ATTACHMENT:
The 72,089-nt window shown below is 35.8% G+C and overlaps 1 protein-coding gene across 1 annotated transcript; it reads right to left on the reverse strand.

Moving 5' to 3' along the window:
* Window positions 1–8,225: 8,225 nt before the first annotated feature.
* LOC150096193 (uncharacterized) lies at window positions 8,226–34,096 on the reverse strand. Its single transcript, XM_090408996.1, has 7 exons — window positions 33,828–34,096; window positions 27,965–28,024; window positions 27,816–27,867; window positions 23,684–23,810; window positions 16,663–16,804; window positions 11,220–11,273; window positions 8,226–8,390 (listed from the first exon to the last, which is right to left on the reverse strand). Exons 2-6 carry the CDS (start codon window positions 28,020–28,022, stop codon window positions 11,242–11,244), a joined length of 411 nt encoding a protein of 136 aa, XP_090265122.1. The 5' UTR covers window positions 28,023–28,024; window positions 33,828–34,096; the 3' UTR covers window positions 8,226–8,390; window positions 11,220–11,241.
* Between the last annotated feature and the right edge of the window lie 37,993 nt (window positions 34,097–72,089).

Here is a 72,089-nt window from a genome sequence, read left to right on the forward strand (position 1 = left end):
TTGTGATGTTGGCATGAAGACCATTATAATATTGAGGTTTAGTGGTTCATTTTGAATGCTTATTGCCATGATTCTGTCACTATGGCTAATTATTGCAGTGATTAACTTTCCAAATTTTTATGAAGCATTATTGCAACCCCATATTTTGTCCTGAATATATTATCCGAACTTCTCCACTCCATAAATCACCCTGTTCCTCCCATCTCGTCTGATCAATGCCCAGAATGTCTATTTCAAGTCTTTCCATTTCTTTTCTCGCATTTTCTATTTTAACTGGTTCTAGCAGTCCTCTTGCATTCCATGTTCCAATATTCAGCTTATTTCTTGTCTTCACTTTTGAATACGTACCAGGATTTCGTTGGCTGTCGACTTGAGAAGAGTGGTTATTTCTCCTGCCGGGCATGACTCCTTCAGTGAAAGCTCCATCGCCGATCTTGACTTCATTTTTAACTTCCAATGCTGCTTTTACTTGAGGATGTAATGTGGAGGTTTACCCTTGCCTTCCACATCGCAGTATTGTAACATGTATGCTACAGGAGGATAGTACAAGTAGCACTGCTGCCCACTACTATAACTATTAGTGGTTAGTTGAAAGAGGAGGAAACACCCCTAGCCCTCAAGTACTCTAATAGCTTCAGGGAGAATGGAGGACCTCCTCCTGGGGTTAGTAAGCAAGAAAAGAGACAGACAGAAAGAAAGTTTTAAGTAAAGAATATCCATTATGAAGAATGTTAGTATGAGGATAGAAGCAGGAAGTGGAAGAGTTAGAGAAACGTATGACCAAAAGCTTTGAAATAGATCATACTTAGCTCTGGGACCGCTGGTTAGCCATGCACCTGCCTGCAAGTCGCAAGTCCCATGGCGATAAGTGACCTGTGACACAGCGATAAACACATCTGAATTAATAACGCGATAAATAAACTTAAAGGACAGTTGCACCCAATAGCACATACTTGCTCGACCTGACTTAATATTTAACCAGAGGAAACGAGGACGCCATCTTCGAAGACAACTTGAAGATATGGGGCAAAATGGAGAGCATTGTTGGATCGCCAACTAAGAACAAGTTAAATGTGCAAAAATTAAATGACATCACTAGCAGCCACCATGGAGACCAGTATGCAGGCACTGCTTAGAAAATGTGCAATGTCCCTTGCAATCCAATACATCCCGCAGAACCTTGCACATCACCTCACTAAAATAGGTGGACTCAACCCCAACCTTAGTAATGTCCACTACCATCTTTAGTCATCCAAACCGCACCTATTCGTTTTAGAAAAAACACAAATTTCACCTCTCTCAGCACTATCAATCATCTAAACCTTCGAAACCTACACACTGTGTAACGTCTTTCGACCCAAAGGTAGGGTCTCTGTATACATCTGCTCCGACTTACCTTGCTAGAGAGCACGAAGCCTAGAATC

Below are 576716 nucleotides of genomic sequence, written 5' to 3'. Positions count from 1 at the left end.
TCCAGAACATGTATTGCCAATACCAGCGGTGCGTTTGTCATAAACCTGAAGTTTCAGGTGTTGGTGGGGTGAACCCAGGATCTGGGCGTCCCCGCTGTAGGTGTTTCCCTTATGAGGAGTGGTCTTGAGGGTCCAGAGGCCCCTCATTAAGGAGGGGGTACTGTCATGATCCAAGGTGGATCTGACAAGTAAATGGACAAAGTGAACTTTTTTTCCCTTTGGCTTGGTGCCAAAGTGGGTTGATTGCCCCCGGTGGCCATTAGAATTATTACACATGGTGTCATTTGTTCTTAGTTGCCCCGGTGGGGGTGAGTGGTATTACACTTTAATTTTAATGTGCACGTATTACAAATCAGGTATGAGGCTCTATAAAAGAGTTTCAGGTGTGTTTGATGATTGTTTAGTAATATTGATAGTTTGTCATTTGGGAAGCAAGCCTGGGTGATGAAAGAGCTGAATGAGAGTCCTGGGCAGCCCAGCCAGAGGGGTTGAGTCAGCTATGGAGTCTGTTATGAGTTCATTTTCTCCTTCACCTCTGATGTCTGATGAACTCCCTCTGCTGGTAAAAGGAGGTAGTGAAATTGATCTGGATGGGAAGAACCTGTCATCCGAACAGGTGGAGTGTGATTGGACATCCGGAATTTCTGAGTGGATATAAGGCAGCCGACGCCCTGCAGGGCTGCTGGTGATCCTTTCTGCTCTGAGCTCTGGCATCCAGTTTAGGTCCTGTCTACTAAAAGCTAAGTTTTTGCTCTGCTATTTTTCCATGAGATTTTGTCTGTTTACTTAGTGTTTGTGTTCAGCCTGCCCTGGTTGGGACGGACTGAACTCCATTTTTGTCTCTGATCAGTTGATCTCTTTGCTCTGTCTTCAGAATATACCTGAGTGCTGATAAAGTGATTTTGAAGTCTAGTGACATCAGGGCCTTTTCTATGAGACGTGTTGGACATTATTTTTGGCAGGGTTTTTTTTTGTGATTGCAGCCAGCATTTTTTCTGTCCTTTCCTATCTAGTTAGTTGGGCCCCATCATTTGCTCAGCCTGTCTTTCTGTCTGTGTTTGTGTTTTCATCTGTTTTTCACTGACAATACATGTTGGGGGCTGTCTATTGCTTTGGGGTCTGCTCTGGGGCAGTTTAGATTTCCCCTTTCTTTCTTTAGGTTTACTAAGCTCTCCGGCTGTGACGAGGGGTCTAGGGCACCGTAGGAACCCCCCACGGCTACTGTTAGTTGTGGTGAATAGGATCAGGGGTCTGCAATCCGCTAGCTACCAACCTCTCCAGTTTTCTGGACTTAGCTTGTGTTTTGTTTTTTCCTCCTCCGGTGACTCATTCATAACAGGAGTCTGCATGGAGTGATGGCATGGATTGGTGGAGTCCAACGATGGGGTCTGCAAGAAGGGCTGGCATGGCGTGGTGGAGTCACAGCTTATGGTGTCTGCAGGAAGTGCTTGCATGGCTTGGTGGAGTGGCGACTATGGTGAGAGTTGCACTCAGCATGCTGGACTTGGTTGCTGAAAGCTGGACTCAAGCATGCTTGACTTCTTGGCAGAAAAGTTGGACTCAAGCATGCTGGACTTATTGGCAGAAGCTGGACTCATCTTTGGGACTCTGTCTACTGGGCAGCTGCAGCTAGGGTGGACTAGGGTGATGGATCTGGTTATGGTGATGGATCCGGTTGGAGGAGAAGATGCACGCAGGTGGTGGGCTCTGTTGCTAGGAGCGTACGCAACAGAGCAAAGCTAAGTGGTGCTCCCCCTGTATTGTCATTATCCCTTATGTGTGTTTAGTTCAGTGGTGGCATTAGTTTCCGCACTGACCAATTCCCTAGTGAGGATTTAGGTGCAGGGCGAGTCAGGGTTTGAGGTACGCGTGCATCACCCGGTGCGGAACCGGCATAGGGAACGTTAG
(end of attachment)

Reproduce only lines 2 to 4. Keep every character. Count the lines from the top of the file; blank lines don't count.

Moving 5' to 3' along the window:
* Window positions 1–8,225: 8,225 nt before the first annotated feature.
* LOC150096193 (uncharacterized) lies at window positions 8,226–34,096 on the reverse strand. Its single transcript, XM_090408996.1, has 7 exons — window positions 33,828–34,096; window positions 27,965–28,024; window positions 27,816–27,867; window positions 23,684–23,810; window positions 16,663–16,804; window positions 11,220–11,273; window positions 8,226–8,390 (listed from the first exon to the last, which is right to left on the reverse strand). Exons 2-6 carry the CDS (start codon window positions 28,020–28,022, stop codon window positions 11,242–11,244), a joined length of 411 nt encoding a protein of 136 aa, XP_090265122.1. The 5' UTR covers window positions 28,023–28,024; window positions 33,828–34,096; the 3' UTR covers window positions 8,226–8,390; window positions 11,220–11,241.